There were a total of 283 traffic accidents deemed to have been caused by intoxicated drivers on Finland's roads between 2017 and 2021, claiming the lives of 308 people.
A report published on Wednesday by the Accident Information Institute (abbreviated as OTI in Finnish) analysed fatal accidents over a four-year period in which a car driver, cyclist or pedestrian were under the influence of one or more intoxicating substances.
Such substances include alcohol, drugs and prescription medicine that significantly hamper the ability to drive.
In addition to the drivers themselves, the fatalities have also included 43 passengers, 20 people travelling in another vehicle, six cyclists and three pedestrians.
This figure represents an increase in the number of fatal collisions involving intoxicated drivers, with about one third of Finland's 758 fatal accidents between 2017 and 2021 caused by intoxicated drivers.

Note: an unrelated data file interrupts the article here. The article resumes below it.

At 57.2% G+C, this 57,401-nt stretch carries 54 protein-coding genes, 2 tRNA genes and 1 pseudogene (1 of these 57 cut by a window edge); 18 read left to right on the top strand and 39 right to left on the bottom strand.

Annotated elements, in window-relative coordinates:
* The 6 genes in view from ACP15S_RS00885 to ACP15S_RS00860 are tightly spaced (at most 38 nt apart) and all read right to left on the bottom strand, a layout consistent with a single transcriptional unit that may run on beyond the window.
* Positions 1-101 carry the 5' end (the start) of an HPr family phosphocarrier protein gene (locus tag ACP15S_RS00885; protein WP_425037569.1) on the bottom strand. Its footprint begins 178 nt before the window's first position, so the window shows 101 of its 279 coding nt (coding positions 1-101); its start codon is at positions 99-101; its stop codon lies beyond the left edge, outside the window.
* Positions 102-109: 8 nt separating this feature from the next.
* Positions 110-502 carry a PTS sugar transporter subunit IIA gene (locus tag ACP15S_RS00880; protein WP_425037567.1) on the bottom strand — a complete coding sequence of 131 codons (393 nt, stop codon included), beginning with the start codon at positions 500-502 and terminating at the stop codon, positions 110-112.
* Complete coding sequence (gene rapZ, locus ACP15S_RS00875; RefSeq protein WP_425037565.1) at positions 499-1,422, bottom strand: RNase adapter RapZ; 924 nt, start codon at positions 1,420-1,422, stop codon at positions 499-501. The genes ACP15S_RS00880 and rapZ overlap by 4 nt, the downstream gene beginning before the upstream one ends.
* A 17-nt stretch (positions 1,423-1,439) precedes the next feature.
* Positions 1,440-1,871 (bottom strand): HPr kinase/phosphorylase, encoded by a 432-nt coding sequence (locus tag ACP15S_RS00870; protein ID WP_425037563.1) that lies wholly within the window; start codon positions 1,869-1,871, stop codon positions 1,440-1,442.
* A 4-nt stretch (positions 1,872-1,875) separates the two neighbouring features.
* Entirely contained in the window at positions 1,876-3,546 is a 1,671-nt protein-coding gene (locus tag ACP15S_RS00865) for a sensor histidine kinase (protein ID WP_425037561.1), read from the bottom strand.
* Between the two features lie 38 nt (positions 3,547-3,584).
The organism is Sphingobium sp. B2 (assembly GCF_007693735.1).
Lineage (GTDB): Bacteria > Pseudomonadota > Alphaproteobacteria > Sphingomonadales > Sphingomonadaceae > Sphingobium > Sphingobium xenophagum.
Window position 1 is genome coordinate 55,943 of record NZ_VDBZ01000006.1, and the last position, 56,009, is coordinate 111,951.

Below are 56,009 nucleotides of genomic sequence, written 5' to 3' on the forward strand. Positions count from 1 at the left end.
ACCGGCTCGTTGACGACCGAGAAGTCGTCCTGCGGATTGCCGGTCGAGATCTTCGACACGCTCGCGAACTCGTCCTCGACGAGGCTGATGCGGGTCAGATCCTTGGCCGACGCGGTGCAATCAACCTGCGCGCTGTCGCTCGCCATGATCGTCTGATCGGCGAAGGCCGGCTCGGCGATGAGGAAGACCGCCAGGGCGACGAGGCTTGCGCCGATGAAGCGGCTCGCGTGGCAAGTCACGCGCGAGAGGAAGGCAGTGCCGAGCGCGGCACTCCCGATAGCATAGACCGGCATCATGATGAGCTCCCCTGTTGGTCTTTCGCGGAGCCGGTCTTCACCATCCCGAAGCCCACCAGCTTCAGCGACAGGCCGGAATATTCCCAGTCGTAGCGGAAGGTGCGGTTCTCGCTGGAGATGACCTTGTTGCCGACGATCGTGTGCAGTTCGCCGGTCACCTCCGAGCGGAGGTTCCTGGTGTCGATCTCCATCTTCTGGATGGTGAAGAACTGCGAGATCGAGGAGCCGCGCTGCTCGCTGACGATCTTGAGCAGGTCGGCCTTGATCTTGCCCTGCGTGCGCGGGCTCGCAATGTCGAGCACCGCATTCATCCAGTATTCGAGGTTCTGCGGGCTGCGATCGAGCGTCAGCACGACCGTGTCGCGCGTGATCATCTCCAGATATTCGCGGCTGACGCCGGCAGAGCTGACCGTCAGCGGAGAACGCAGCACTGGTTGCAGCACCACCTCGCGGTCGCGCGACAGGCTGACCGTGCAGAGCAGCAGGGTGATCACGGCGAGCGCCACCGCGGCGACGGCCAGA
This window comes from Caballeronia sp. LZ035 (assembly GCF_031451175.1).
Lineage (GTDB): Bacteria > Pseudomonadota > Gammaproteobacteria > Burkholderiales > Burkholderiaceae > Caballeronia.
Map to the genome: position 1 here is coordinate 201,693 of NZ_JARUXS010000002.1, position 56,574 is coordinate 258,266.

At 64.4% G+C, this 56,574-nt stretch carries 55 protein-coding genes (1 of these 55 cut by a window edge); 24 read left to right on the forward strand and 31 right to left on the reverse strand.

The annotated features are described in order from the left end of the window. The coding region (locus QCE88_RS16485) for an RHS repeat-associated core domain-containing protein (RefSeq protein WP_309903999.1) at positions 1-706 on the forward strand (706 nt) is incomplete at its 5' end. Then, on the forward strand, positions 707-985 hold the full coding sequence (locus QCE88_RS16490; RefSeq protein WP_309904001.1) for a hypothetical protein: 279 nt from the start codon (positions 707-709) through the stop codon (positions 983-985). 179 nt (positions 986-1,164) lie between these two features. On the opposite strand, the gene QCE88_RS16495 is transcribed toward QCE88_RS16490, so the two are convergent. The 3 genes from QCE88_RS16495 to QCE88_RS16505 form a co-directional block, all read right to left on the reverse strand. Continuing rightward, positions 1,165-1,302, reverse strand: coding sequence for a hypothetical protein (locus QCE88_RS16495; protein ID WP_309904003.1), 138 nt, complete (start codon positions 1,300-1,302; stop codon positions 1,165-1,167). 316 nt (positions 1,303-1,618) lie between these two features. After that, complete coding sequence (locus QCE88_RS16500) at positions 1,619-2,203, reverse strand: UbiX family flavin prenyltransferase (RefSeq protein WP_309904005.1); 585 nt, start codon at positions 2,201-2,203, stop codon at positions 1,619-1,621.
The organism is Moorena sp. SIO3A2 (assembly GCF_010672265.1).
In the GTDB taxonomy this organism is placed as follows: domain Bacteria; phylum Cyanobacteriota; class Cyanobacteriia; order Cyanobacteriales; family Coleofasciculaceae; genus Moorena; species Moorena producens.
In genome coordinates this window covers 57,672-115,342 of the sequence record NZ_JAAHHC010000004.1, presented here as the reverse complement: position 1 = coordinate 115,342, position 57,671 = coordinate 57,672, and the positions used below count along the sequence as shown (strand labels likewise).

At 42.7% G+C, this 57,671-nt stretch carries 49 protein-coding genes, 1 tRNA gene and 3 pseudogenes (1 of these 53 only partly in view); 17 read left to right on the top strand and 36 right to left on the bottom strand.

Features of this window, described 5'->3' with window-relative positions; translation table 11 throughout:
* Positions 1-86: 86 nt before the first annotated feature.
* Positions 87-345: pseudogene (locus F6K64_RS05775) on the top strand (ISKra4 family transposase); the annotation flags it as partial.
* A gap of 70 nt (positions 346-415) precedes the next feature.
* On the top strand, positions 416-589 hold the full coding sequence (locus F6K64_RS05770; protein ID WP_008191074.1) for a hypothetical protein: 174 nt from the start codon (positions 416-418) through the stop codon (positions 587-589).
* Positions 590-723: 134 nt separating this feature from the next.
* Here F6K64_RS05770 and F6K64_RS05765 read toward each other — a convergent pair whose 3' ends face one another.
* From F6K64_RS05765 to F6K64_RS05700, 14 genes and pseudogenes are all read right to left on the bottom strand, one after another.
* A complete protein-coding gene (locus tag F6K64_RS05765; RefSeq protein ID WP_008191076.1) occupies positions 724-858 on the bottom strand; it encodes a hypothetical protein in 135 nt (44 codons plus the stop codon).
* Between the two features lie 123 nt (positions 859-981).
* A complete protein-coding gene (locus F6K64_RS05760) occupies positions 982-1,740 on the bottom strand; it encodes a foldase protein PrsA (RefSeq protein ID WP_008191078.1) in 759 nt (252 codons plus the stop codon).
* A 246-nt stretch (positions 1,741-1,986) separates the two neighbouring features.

Alcohol remains the most common intoxicant, although one in three drivers were found to have used two or more substances.
Overall, the number of deaths on Finland's roads has gradually fallen over the past decade, from a high of 270 fatalities in 2015 to a record low 189 in 2022.
Drug-related collisions rising
The report found that more than half (63 percent) of accidents caused by intoxicated drivers were single-vehicle crashes with no other parties involved, with just over a third (37 percent) involving one or more other vehicles.
Of the accidents caused by drug-driving drivers, 39 percent were collisions with another vehicle.
The proportion of collisions involving a driver found to have taken a banned substance has increased in recent years. In 2018 there were two such accidents for the entire year, while in 2021 that figure had risen to 13, according to Esa Räty, Traffic Safety Manager at OTI, who compiled the report.
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